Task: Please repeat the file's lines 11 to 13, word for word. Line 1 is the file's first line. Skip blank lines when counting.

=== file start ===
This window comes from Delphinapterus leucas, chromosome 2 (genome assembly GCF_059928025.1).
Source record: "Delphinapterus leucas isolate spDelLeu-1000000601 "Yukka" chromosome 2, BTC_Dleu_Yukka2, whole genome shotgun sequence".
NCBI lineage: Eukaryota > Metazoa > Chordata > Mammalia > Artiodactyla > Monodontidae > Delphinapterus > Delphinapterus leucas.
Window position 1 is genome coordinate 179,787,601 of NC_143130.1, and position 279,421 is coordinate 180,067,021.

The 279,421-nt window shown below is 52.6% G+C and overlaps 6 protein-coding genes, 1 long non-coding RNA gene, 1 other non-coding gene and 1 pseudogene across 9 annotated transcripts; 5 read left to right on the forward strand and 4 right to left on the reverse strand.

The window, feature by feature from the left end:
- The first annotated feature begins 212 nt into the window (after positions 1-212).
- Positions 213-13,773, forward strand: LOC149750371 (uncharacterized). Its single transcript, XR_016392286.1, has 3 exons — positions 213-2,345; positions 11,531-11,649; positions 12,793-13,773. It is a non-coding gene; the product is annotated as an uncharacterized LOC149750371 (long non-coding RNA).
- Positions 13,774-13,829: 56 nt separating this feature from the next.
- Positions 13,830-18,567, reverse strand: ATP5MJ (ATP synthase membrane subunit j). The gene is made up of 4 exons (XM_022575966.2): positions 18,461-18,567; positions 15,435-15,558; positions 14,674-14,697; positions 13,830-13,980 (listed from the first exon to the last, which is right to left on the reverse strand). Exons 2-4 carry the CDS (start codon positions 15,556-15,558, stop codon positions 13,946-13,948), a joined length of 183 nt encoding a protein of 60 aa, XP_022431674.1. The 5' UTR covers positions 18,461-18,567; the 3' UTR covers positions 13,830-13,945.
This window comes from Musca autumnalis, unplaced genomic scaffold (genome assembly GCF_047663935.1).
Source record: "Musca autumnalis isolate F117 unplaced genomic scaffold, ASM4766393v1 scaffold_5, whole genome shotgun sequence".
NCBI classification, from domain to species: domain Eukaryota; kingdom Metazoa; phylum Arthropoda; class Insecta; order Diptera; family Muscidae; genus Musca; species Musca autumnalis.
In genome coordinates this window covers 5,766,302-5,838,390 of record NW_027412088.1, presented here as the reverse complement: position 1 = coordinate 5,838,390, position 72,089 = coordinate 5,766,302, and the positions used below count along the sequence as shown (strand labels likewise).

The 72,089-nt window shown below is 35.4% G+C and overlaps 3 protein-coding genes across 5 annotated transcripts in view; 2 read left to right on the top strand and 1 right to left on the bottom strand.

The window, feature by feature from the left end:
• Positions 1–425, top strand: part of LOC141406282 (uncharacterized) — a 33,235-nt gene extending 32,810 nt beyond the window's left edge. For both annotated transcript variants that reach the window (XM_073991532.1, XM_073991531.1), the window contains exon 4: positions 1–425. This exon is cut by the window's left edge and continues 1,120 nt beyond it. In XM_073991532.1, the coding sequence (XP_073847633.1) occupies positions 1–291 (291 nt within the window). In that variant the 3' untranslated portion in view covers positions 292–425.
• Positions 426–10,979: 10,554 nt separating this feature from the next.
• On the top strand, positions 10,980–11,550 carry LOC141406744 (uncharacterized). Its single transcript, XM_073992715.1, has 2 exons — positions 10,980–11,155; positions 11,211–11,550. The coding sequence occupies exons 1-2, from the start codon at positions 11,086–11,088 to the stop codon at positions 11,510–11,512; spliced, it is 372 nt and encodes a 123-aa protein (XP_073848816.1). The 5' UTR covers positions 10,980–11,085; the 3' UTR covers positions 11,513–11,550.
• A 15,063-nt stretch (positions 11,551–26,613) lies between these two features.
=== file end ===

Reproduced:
This window comes from Musca autumnalis, unplaced genomic scaffold (genome assembly GCF_047663935.1).
Source record: "Musca autumnalis isolate F117 unplaced genomic scaffold, ASM4766393v1 scaffold_5, whole genome shotgun sequence".
NCBI classification, from domain to species: domain Eukaryota; kingdom Metazoa; phylum Arthropoda; class Insecta; order Diptera; family Muscidae; genus Musca; species Musca autumnalis.